Lee Daniels' Business Partner Claims Damon Dash Is 'Libel-Proof'

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Record producer Damon Dash attends a special screening of "The Wrestler" hosted by The Cinema Society and Entertainment Weekly at the Tribeca Grand Screening Room on December 8, 2008 in New York City.

Roc-A-Fella Records co-founder is suing Daniels over profits from 'The Butler' & other projects.

Roc-A-Fella Records co-founder Damon Dash's defamation claim against Canyon Entertainment president Simone Sheffield might best be considered the undercard in a legal match over whether Dash deserves millions of dollars and credits on The Butler, Precious and the upcoming Fox drama Empire. But it deserves some attention in its own right, especially after Sheffield lodged a provocative motion to dismiss in New York Supreme Court on Tuesday. The latest court documents ridicule Dash for possibly defaming himself -- that is, if it was really possible to hurt Dash's reputation.

Sheffield is a talent manager who has worked with clients like Marvin Gaye, Jane Fonda and Greta Garbo. It's her work with film director Lee Daniels, though, that has been most notable of late. She's co-produced many of Daniels' projects, including The Butler.

Damon Dash Moves Forward in Lawsuit Against 'Butler' Director

In September, Dash sued Daniels over an early $2 million investment that the plaintiff claims entitled him to substantial rewards on later films. The lawsuit also included the allegation that "Simone, without any actual knowledge of the truth of the accusations she was making, accused Damon of going to jail in an attempt to further cause economic harm to Damon’s personal and business reputation."

The accusation that Dash was in trouble with the law appears to have been made as the two sides were quarreling with each other in the run-up to the lawsuit. Just one potentially major rub: It might have been Dash himself who said it to others.

In an email Dash sent to Sheffield and other film industry people  on Jan. 10, he wrote:

"I just got a call from I guess lees manager Simone to tell me about the tv project we were speaking about... she then asked me if I was going to jail... I found that to be offensive because I've never in my life read anything implying that I was going to jail because of a tax debt... when I did try to explain exactly what was going on with my tax situation because based on her comment she had to be told that and could never had read that and I wanted to make sure if she was so concerned she had the right story... and if there is anything in those gossip columns that says this please show me so I can deal with it legally..."

So of course, Sheffield is now telling the judge that "Plaintiff’s email identifies Plaintiff – not the Sheffield Defendants – as the publisher of the allegedly defamatory words!"

Sheffield's memorandum emphasizes that the phone call that preceded the email was a private one with no third parties involved, and adds that if Dash "thinks it defamatory to question whether he was facing jail for tax evasion, he should not have restated the question."

In reaction to Dash's email, Sheffield forwarded along various links to media stories about Dash's tax situation. The websites that covered it certainly weren't the most reputable ones out there, but nevertheless, Sheffield's memorandum argues they can't carry a defamation claim thanks to Dash consenting.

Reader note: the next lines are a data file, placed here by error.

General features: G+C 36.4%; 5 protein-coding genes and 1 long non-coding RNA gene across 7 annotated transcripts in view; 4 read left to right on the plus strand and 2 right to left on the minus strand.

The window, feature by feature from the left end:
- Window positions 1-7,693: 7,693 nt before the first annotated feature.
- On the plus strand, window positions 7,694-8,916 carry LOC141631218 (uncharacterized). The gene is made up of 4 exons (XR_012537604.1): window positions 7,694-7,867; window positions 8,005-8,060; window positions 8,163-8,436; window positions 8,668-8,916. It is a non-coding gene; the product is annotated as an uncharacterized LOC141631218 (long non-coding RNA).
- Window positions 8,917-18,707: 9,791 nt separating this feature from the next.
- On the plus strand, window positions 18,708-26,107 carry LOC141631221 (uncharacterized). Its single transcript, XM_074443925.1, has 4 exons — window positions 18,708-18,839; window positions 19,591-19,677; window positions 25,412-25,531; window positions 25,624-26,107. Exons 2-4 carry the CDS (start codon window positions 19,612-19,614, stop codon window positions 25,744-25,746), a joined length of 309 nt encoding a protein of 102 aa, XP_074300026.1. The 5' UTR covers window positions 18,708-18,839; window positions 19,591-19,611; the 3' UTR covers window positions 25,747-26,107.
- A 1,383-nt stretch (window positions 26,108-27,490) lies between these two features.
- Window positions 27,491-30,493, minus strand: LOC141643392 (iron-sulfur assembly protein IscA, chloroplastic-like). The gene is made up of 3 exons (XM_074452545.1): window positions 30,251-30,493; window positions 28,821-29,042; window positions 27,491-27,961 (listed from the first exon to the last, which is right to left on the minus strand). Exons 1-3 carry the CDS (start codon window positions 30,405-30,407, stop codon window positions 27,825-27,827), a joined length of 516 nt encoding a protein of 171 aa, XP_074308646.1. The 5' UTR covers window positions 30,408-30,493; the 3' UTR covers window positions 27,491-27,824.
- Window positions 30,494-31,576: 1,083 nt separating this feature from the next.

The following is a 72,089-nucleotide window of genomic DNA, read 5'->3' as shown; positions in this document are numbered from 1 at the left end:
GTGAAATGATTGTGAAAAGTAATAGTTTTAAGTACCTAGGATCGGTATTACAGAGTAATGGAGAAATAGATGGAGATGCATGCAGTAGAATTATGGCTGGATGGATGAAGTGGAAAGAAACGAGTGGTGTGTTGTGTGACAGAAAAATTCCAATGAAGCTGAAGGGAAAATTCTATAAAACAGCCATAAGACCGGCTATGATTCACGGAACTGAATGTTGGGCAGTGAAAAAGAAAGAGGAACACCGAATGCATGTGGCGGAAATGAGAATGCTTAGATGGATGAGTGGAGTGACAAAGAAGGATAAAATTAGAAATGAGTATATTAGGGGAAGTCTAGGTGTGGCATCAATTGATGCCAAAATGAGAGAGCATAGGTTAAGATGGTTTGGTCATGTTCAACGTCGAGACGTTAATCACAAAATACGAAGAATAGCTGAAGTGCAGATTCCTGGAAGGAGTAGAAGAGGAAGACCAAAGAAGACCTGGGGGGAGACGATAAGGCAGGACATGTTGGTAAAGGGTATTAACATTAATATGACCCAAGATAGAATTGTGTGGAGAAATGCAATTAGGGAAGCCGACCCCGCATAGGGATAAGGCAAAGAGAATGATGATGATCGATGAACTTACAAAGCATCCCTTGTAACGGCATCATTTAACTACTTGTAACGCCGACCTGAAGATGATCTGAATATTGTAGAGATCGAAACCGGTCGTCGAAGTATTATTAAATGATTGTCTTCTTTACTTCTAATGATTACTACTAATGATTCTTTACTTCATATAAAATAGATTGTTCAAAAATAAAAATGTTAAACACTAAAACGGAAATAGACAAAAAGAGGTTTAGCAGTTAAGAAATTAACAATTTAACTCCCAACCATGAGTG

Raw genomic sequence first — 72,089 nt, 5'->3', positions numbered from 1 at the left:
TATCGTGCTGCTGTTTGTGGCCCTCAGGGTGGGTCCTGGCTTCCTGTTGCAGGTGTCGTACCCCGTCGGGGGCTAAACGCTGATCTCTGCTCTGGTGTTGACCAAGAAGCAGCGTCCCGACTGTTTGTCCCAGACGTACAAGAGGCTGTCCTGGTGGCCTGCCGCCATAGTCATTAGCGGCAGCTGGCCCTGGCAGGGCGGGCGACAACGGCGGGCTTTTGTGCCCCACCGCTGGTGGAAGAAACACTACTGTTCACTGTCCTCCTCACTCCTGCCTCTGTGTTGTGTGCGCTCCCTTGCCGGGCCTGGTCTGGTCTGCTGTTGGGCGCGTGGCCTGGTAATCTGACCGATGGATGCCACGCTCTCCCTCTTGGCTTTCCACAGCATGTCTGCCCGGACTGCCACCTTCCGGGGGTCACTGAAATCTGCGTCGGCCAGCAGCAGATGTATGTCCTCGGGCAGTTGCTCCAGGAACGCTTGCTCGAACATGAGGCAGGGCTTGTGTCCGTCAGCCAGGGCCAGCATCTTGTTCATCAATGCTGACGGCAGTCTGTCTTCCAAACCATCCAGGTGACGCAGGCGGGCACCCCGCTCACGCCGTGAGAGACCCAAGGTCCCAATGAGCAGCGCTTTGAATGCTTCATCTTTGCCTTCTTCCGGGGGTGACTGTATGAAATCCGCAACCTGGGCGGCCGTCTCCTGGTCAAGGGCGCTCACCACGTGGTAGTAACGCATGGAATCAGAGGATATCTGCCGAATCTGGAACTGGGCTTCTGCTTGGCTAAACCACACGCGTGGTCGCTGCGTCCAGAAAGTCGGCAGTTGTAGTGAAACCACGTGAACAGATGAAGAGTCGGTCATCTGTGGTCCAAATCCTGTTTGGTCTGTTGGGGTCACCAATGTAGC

"If Plaintiff thinks it is defamatory to forward links of public articles stating that he was facing jail for tax evasion, then Plaintiff should not have demanded that Ms. Sheffield forward the links," says Sheffield's legal papers.

But it gets even better.

Even if Sheffield made statements regarding Dash's failure to pay his taxes and that he was "going to jail," Sheffield says the gist of the statement was true. The defendant points to public records demonstrating that the State of New York has filed six tax liens against Dash, including one on August 6, 2007 for more than $2 million.

"It also true -- as evidenced by the incarceration of the other celebrities for failing to satisfy their obligations, including Martha Stewart, Wesley Snipes and Heidi Fleiss -- that the failure to pay taxes can result in incarceration."

And if this argument doesn't work -- plus ones directed at whether Dash has sufficiently stated a viable libel claim and can meet the "actual malice" standard for public figures -- Sheffield says that Dash still can't win a defamation lawsuit. She says that Dash is "libel-proof," meaning that the hip-hop mogul's reputation is so poor that his reputation can't further be tarnished.

"Here, at the time of Ms. Sheffield's alleged defamatory statement, headlines of Plaintiff's tax issues and potential criminal liability had already been splashed across the Internet by some of the most widely read sites, including: TMZ, Perez Hilton, BET and MediaTakeOut.com, with eye-catching headlines," says the memorandum authored by attorney James Sammataro. "The pre-existing negative publicity regarding Plaintiff's failure to pay taxes has so tarnished his reputation on this topic, that he is barred, as a matter of law, from prevailing on a defamation claim relating to the same subject matter."

This article was originally published by The Hollywood Reporter.